We’re in the middle of our fourth week of summer vacation and (miracle of miracles!) we’re not even the tiniest bit tired of each other yet. In fact, it rather feels like this summer is flying by.
Maybe we’re still in the honeymoon days of summer vacation, or maybe I’ve finally hit upon a good rhythm that works for us when we don’t have the routine of school to build our days around. Just in case it’s the latter, I thought I’d share what we’ve been doing the last four weeks to keep some semblance of a routine around here while still having a Six-Tastic Summer.
1. Giving Each Day a Purpose
Monday through Friday, each day has a specific theme, or purpose:
- Library Day
- Craft Day
- Outing Day
- Free Day
- Chore Day (Really, rescue the house from the ravages of summer vacation. Also known as 101 ways to turn dusting and vacuuming into some kind of game.)
2. Planning Ahead One Week at a Time
Every Sunday evening I sit down with a blank printout of a weekly overview (this free printable from Life . . . Your Way is my favorite) and fill it in. First I fill in the activities and commitments I know we have coming up, such as swim meets, guitar lessons or our weekly playdates. Then I assign each day its purpose. From there I take a look at the master list of summer activities, crafts, and special events (such as a certain free movie or special library program) I compiled at the beginning of the summer and add a thing or two to the week’s activities.
Planning a week at a time, before the week starts, has helped us to keep our days balanced. I can look ahead and see that we have a busy few days ahead, and make sure we have a day set aside with no plans or commitments within the chaos. On the flip side, I can see that we might have too many days of nothing ahead, and plan an outing before the entertainment of the day becomes Wrestlemania.
3. Conquering Boredom
Sitting prominently in the kitchen is our Boredom Jar. I didn’t gussy it up like others have done – ours is just a simple mason jar. I printed a list of activities that the kids could do with little to no assistance and cut them out into strips of paper. When the kids say their bored or act like they’re bored (incessant whining, inability to keep their hands off each other, etc.), they can pull one activity out of the jar. My rule is that whatever you chose, you have to do . . . and you have to do it for at least 30 minutes. This keeps them from searching the entire jar for something or from declaring that they’re bored again after 5 minutes.
Face painting, just one of the many ideas in our Boredom Jar. What, your kids don’t choose to be vampires?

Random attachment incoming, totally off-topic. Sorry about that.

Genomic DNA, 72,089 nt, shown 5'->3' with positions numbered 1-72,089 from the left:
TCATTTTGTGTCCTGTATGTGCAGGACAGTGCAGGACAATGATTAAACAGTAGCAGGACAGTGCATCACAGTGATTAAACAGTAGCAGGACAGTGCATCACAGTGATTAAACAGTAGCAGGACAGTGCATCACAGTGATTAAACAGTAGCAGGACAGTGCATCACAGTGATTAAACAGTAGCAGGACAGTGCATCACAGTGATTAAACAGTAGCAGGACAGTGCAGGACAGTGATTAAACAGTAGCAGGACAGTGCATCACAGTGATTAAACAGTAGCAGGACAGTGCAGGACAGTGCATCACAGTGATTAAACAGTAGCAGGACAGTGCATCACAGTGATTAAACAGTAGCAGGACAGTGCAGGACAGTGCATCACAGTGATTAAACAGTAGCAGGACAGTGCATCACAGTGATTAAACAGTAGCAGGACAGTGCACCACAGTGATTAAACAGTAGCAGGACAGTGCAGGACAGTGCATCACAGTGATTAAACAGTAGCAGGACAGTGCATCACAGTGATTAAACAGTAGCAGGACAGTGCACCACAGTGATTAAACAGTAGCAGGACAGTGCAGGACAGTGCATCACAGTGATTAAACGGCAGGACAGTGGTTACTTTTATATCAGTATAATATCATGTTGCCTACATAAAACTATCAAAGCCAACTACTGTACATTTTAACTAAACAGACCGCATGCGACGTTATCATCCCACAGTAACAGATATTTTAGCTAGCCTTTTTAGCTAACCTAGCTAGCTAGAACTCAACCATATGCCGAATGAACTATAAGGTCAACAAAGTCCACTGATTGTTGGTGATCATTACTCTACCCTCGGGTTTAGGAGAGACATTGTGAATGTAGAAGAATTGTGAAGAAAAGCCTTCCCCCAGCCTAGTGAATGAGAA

Hint: Along with some fun new activities in the jar, I also used this as an opportunity to take inventory of our toys and add them as suggestions. My kids tend to forget about the various K’nex, LEGO and puzzles we have hanging around. If they balk at playing with them or seem disinterested, it will show me it’s time to let those toys go.
4. Knowing When to Ditch the Plans
I’ve found that as the summer goes on and the kids get more used to entertaining themselves without as much assistance from me (or depending on screens), they can get absorbed in an activity. I’ve pushed Craft Day back for two weeks now because the kids have been perfectly happy whacking tennis balls on the garage door or building forts with the couch cushions. Don’t mess with a good thing!
5. Letting Things Go
The kids can’t enjoy summer if I’m constantly stressed and preoccupied with keeping things on the same kind of routine we enjoyed through the school year. The house will be messier than I like it to be. Laundry will tend to pile up faster and with more fury. Grocery trips and various errands will be more harried and less organized. Phone calls might not get returned so quickly, e-mails will linger unanswered. It’s okay. It’s more than okay. How many summers do we really have with our kids when they want us to hang out with them all day long? The work will always be there. The freedom to jump into a rousing game of Four Square (the old-school kind, silly, not checking in to your favorite bar) will not.
How is your summer going so far? If you’re already counting the days until school starts, give some of these ideas a try and see if it doesn’t help make the days more manageable. If you’re still smiling and (somewhat) sane, I’d love to hear how you’re making summer fun for your family!